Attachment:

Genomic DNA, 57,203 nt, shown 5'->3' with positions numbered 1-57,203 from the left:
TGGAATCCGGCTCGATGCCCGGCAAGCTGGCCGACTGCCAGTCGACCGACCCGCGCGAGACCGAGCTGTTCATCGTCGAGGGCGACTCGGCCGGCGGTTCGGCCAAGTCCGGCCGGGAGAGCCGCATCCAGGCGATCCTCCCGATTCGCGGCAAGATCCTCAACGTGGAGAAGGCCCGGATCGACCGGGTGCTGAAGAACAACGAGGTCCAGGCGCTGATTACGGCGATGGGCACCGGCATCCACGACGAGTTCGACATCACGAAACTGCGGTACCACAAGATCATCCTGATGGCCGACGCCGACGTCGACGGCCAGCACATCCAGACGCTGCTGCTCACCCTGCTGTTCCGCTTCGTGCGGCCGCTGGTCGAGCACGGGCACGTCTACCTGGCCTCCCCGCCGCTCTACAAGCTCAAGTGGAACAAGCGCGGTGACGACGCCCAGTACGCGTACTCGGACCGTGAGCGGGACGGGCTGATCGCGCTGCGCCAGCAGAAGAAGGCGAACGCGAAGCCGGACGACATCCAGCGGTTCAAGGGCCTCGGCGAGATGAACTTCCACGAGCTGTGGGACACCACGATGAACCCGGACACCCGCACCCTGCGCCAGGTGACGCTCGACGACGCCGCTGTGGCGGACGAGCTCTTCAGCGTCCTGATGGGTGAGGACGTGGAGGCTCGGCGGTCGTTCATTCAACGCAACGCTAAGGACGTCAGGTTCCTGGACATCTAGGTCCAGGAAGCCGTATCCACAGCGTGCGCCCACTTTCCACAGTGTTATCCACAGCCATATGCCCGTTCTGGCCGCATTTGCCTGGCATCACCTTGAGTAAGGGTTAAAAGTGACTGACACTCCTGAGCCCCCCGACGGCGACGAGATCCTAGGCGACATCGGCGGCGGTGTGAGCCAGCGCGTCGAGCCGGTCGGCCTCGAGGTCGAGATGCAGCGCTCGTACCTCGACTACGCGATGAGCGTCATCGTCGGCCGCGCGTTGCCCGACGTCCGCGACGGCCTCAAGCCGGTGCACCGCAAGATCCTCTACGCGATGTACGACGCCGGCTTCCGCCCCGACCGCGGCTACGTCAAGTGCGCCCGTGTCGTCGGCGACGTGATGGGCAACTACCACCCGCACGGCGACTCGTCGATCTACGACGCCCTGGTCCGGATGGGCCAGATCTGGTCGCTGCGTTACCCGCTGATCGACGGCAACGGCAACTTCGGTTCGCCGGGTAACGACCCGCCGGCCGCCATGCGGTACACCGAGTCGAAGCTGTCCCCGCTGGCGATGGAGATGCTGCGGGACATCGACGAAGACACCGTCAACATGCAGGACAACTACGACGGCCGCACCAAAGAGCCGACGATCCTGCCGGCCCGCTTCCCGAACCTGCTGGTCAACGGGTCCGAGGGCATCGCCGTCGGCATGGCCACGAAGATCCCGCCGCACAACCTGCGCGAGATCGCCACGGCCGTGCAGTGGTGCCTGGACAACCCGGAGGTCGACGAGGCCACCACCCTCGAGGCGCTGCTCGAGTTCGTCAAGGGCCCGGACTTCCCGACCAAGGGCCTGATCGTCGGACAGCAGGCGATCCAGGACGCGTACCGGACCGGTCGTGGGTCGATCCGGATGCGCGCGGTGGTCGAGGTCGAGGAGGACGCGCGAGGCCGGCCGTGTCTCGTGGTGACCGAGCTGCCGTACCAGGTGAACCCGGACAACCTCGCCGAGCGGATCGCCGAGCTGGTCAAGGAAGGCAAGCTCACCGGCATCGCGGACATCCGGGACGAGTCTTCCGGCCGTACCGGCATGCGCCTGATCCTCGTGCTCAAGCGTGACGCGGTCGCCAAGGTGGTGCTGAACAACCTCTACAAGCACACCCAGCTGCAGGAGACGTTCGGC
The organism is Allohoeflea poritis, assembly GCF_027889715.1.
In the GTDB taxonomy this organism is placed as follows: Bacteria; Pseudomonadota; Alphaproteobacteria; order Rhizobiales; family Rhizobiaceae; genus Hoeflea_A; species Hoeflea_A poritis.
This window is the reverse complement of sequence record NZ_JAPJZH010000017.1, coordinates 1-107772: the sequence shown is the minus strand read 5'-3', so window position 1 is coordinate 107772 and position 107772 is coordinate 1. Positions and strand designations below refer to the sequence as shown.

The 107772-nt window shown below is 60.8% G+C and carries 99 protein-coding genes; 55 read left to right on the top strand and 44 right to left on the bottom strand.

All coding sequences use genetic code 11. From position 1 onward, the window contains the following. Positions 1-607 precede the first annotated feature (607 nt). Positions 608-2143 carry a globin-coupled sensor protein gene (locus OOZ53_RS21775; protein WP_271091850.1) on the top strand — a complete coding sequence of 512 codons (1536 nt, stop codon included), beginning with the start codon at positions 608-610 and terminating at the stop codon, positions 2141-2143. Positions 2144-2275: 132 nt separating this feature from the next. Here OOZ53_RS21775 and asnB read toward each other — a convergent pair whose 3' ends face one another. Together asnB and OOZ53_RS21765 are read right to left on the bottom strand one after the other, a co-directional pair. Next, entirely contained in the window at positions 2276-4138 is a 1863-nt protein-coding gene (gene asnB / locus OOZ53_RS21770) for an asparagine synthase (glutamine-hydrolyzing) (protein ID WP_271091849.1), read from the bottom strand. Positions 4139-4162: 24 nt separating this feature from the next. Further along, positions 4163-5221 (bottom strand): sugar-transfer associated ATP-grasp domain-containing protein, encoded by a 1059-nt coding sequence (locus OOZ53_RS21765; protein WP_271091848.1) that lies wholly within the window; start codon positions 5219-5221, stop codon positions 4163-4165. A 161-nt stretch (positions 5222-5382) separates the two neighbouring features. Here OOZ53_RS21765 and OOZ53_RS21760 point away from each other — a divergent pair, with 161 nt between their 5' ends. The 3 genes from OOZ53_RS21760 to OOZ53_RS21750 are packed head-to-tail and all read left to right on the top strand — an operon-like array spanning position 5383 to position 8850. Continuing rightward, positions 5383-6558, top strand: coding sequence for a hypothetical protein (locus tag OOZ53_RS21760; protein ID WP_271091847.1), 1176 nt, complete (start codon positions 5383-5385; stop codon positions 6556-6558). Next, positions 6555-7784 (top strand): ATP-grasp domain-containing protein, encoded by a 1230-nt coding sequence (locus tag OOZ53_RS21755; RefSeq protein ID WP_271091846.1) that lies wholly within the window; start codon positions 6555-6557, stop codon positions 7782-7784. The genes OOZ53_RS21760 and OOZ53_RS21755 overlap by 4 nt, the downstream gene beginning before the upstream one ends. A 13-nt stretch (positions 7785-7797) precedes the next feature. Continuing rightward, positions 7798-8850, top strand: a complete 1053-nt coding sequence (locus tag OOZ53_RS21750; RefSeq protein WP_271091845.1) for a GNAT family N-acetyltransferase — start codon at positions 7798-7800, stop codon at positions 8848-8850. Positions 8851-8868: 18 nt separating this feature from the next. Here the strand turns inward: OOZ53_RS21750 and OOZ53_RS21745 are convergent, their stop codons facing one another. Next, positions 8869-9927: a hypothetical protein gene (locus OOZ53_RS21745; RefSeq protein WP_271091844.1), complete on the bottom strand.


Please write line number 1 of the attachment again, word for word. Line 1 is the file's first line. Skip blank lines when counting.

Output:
Genomic DNA, 57,203 nt, shown 5'->3' with positions numbered 1-57,203 from the left: